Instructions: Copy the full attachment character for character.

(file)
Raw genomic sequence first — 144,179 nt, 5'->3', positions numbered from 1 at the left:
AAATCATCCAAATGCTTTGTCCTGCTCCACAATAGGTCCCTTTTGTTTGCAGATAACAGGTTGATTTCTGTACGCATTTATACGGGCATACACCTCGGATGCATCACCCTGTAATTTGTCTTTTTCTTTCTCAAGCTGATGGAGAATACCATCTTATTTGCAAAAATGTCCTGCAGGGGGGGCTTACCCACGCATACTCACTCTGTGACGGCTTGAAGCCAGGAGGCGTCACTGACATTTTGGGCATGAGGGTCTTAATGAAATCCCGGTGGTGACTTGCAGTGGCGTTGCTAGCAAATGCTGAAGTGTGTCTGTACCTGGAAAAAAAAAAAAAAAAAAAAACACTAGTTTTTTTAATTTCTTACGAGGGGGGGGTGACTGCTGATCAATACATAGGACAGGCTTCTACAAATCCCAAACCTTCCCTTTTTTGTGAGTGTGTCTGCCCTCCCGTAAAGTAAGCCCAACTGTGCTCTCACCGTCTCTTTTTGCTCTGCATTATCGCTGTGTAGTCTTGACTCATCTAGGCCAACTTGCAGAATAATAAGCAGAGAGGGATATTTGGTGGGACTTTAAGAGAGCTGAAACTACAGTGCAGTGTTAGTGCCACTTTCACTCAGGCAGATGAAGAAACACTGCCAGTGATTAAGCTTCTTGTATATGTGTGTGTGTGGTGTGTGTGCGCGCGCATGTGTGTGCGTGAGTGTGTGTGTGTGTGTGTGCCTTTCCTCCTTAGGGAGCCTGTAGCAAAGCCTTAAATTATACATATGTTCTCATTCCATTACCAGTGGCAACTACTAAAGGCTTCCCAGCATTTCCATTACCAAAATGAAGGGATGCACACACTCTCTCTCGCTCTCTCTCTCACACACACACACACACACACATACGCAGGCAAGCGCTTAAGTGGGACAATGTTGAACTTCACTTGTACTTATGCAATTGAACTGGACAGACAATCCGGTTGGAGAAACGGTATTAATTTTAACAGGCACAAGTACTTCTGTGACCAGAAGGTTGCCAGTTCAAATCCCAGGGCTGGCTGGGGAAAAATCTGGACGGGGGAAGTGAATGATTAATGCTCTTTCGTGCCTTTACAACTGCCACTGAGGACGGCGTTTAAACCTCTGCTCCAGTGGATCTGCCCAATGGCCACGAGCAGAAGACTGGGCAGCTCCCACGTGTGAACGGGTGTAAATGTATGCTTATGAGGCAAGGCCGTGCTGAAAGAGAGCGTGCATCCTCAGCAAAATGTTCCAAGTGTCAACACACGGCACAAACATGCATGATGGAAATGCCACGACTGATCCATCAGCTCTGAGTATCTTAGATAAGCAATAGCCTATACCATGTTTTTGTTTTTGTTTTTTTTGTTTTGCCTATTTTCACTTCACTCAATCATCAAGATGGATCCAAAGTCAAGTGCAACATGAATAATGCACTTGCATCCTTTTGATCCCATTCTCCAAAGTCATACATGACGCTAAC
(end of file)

Raw genomic sequence first — 144,179 nt, 5'->3', positions numbered from 1 at the left:
AAATCATCCAAATGCTTTGTCCTGCTCCACAATAGGTCCCTTTTGTTTGCAGATAACAGGTTGATTTCTGTACGCATTTATACGGGCATACACCTCGGATGCATCACCCTGTAATTTGTCTTTTTCTTTCTCAAGCTGATGGAGAATACCATCTTATTTGCAAAAATGTCCTGCAGGGGGGGCTTACCCACGCATACTCACTCTGTGACGGCTTGAAGCCAGGAGGCGTCACTGACATTTTGGGCATGAGGGTCTTAATGAAATCCCGGTGGTGACTTGCAGTGGCGTTGCTAGCAAATGCTGAAGTGTGTCTGTACCTGGAAAAAAAAAAAAAAAAAAAAACACTAGTTTTTTTAATTTCTTACGAGGGGGGGGTGACTGCTGATCAATACATAGGACAGGCTTCTACAAATCCCAAACCTTCCCTTTTTTGTGAGTGTGTCTGCCCTCCCGTAAAGTAAGCCCAACTGTGCTCTCACCGTCTCTTTTTGCTCTGCATTATCGCTGTGTAGTCTTGACTCATCTAGGCCAACTTGCAGAATAATAAGCAGAGAGGGATATTTGGTGGGACTTTAAGAGAGCTGAAACTACAGTGCAGTGTTAGTGCCACTTTCACTCAGGCAGATGAAGAAACACTGCCAGTGATTAAGCTTCTTGTATATGTGTGTGTGTGGTGTGTGTGCGCGCGCATGTGTGTGCGTGAGTGTGTGTGTGTGTGTGTGCCTTTCCTCCTTAGGGAGCCTGTAGCAAAGCCTTAAATTATACATATGTTCTCATTCCATTACCAGTGGCAACTACTAAAGGCTTCCCAGCATTTCCATTACCAAAATGAAGGGATGCACACACTCTCTCTCGCTCTCTCTCTCACACACACACACACACACACATACGCAGGCAAGCGCTTAAGTGGGACAATGTTGAACTTCACTTGTACTTATGCAATTGAACTGGACAGACAATCCGGTTGGAGAAACGGTATTAATTTTAACAGGCACAAGTACTTCTGTGACCAGAAGGTTGCCAGTTCAAATCCCAGGGCTGGCTGGGGAAAAATCTGGACGGGGGAAGTGAATGATTAATGCTCTTTCGTGCCTTTACAACTGCCACTGAGGACGGCGTTTAAACCTCTGCTCCAGTGGATCTGCCCAATGGCCACGAGCAGAAGACTGGGCAGCTCCCACGTGTGAACGGGTGTAAATGTATGCTTATGAGGCAAGGCCGTGCTGAAAGAGAGCGTGCATCCTCAGCAAAATGTTCCAAGTGTCAACACACGGCACAAACATGCATGATGGAAATGCCACGACTGATCCATCAGCTCTGAGTATCTTAGATAAGCAATAGCCTATACCATGTTTTTGTTTTTGTTTTTTTTGTTTTGCCTATTTTCACTTCACTCAATCATCAAGATGGATCCAAAGTCAAGTGCAACATGAATAATGCACTTGCATCCTTTTGATCCCATTCTCCAAAGTCATACATGACGCTAAC